In fact, its so easy to plug in libraries with SWIG that extensions are usually best coded first as simple C/C++ libraries, and later wrapped for use in Python with SWIG. Adding a COM layer to an existing C library may or may not be as straightforward, but will clearly be less portable -- COM is currently a Windows-only technology.
One of the primary reasons for writing C extension modules in the first place, though, is optimization: key parts of Python applications may be implemented or recoded as C or C++ extension modules to speed up the system at large (as in the last chapters stack examples). Moving such components to compiled extension modules not only improves system performance, but is completely seamless -- module interfaces in Python look the same no matter what programming language implements the module.
By contrast, JPython, COM, and CORBA do not deal directly with optimization goals at all; they serve only to integrate. For instance, JPython allows Python scripts to automatically access Java libraries, but generally mandates that non-Python extensions be coded in Java,a language that is itself usually interpreted and no speed demon. COM and CORBA focus on the interfaces between components and leave the component implementation language ambiguous by design. Exporting a Python class as a COM server, for instance, can make its tools widely reusable on Windows, but has little to do with performance improvement.
Because of their different focus, frameworks are not quite replacements for the more direct Python/C extension modules and types weve studied in these last two chapters, and are less direct (and hence likely slower) than Pythons C embedding API. Its possible to mix-and-match approaches, but the combinations are rarely any better than their parts. For example, although C libraries can be added to Java with its native call interface, its neither a secure nor straightforward undertaking. And while C libraries can also be wrapped as COM servers to make them visible to Python scripts on Windows, the end result will probably be slower and no less complex than a more directly linked-in Python extension module.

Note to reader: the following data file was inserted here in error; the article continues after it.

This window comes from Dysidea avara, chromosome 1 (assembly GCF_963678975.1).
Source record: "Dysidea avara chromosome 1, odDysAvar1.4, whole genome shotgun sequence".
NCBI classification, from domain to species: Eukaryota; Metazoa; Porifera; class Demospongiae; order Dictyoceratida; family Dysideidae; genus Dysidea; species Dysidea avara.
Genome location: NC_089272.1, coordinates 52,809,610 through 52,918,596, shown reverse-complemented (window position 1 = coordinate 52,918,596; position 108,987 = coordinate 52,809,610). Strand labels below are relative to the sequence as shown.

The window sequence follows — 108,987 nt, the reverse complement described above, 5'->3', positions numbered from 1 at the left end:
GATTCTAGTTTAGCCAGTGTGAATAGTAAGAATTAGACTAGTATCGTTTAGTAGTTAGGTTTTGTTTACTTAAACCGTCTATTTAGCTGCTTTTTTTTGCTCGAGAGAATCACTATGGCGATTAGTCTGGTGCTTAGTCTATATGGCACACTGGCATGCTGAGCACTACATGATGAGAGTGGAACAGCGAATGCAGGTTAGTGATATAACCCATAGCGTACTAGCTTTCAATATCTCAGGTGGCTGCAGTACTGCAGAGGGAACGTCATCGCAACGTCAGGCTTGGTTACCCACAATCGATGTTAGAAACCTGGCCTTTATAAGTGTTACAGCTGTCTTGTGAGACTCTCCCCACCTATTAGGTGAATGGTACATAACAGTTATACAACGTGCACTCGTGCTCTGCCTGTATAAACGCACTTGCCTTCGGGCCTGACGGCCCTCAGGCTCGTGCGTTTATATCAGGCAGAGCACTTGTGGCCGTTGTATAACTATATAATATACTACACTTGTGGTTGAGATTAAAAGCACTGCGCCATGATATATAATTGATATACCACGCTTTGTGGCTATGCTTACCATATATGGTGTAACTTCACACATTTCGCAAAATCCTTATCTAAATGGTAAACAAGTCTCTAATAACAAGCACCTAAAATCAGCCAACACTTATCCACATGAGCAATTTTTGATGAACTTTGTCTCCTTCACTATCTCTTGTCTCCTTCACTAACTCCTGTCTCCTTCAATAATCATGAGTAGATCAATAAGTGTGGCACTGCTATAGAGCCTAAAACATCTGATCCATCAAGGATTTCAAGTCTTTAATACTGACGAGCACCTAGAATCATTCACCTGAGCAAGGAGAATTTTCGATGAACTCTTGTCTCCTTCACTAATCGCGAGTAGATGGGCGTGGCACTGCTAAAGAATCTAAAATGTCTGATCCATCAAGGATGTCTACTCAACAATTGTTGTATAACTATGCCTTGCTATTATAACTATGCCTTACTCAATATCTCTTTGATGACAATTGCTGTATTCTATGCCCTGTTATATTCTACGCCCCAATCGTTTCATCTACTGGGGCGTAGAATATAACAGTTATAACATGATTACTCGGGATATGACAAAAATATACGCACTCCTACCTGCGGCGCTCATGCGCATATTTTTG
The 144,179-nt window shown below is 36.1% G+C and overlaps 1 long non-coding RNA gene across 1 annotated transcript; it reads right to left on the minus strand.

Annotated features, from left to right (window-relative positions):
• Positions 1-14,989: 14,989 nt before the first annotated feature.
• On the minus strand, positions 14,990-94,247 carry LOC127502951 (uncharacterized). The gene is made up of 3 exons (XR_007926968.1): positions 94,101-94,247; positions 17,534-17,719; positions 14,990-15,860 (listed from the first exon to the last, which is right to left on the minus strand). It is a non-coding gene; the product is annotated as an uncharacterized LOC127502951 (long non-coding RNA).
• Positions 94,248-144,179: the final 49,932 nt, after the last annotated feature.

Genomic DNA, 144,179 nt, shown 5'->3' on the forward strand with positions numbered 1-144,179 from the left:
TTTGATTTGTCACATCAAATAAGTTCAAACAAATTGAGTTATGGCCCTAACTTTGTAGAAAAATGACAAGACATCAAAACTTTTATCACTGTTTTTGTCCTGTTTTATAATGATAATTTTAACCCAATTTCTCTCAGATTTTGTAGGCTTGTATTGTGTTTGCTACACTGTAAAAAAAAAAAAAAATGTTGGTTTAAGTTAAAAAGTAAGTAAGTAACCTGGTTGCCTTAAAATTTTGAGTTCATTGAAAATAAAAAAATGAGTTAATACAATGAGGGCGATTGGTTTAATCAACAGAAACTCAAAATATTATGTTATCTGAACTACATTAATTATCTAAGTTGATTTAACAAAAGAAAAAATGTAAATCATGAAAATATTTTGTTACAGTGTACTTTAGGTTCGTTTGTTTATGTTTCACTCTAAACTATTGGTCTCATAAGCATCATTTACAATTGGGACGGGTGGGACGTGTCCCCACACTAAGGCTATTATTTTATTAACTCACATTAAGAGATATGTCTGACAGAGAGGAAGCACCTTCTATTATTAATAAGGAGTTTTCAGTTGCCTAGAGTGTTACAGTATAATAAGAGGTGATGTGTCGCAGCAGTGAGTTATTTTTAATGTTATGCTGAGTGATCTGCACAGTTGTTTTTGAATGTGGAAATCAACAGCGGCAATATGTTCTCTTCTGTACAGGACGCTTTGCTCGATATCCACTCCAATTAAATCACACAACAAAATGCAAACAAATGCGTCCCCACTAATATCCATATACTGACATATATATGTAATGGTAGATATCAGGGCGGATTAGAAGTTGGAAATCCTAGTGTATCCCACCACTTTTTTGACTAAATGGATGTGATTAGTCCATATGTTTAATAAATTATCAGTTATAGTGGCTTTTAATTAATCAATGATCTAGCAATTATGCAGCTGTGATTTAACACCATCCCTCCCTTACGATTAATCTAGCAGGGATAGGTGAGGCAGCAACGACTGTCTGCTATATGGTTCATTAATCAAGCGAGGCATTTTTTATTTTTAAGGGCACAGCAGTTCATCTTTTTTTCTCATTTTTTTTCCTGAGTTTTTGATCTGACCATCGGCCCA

As you can see, there are a lot of options in the integration domain. Perhaps the best parting advice I can give you is simply that different tools are meant for different tasks. C extension modules and types are ideal at optimizing systems and integrating libraries, but frameworks offer other ways to integrate components -- JPython for mixing in Java tools, COM for reusing and publishing objects on Windows, and so on. As ever, your mileage may vary.
Part I: System Interfaces
Parallel System Tools
Larger System Examples I
Larger System Examples II
Part II: GUI Programming
Graphical User Interfaces
A Tkinter Tour, Part 1
A Tkinter Tour, Part 2
Larger GUI Examples
Part III: Internet Scripting
Larger Web Site Examples I
Larger Web Site Examples II
Advanced Internet Topics
Part IV: Assorted Topics
Databases and Persistence
Text and Language
Part V: Integration
VI: The End
Conclusion Python and the Development Cycle